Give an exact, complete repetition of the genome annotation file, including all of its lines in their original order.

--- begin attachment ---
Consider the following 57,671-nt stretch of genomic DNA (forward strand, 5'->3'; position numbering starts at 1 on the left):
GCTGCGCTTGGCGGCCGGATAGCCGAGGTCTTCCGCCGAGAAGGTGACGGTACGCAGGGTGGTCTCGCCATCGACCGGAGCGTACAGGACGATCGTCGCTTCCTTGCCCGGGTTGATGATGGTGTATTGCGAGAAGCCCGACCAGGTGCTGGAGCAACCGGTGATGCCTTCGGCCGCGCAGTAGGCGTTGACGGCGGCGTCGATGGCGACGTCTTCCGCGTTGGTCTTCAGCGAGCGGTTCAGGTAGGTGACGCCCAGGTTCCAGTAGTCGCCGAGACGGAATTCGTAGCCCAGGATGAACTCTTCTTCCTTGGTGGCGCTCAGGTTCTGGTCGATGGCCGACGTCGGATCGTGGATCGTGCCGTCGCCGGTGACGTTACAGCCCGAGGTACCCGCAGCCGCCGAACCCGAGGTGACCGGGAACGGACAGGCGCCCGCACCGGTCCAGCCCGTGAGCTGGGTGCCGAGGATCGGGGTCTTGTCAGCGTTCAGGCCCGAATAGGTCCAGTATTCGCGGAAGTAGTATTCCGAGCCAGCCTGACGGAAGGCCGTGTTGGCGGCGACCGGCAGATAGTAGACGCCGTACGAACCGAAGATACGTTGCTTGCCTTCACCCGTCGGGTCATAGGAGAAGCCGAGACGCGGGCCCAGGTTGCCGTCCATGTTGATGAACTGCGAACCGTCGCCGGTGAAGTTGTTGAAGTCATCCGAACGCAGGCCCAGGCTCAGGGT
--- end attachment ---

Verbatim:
Consider the following 57,671-nt stretch of genomic DNA (forward strand, 5'->3'; position numbering starts at 1 on the left):
GCTGCGCTTGGCGGCCGGATAGCCGAGGTCTTCCGCCGAGAAGGTGACGGTACGCAGGGTGGTCTCGCCATCGACCGGAGCGTACAGGACGATCGTCGCTTCCTTGCCCGGGTTGATGATGGTGTATTGCGAGAAGCCCGACCAGGTGCTGGAGCAACCGGTGATGCCTTCGGCCGCGCAGTAGGCGTTGACGGCGGCGTCGATGGCGACGTCTTCCGCGTTGGTCTTCAGCGAGCGGTTCAGGTAGGTGACGCCCAGGTTCCAGTAGTCGCCGAGACGGAATTCGTAGCCCAGGATGAACTCTTCTTCCTTGGTGGCGCTCAGGTTCTGGTCGATGGCCGACGTCGGATCGTGGATCGTGCCGTCGCCGGTGACGTTACAGCCCGAGGTACCCGCAGCCGCCGAACCCGAGGTGACCGGGAACGGACAGGCGCCCGCACCGGTCCAGCCCGTGAGCTGGGTGCCGAGGATCGGGGTCTTGTCAGCGTTCAGGCCCGAATAGGTCCAGTATTCGCGGAAGTAGTATTCCGAGCCAGCCTGACGGAAGGCCGTGTTGGCGGCGACCGGCAGATAGTAGACGCCGTACGAACCGAAGATACGTTGCTTGCCTTCACCCGTCGGGTCATAGGAGAAGCCGAGACGCGGGCCCAGGTTGCCGTCCATGTTGATGAACTGCGAACCGTCGCCGGTGAAGTTGTTGAAGTCATCCGAACGCAGGCCCAGGCTCAGGGT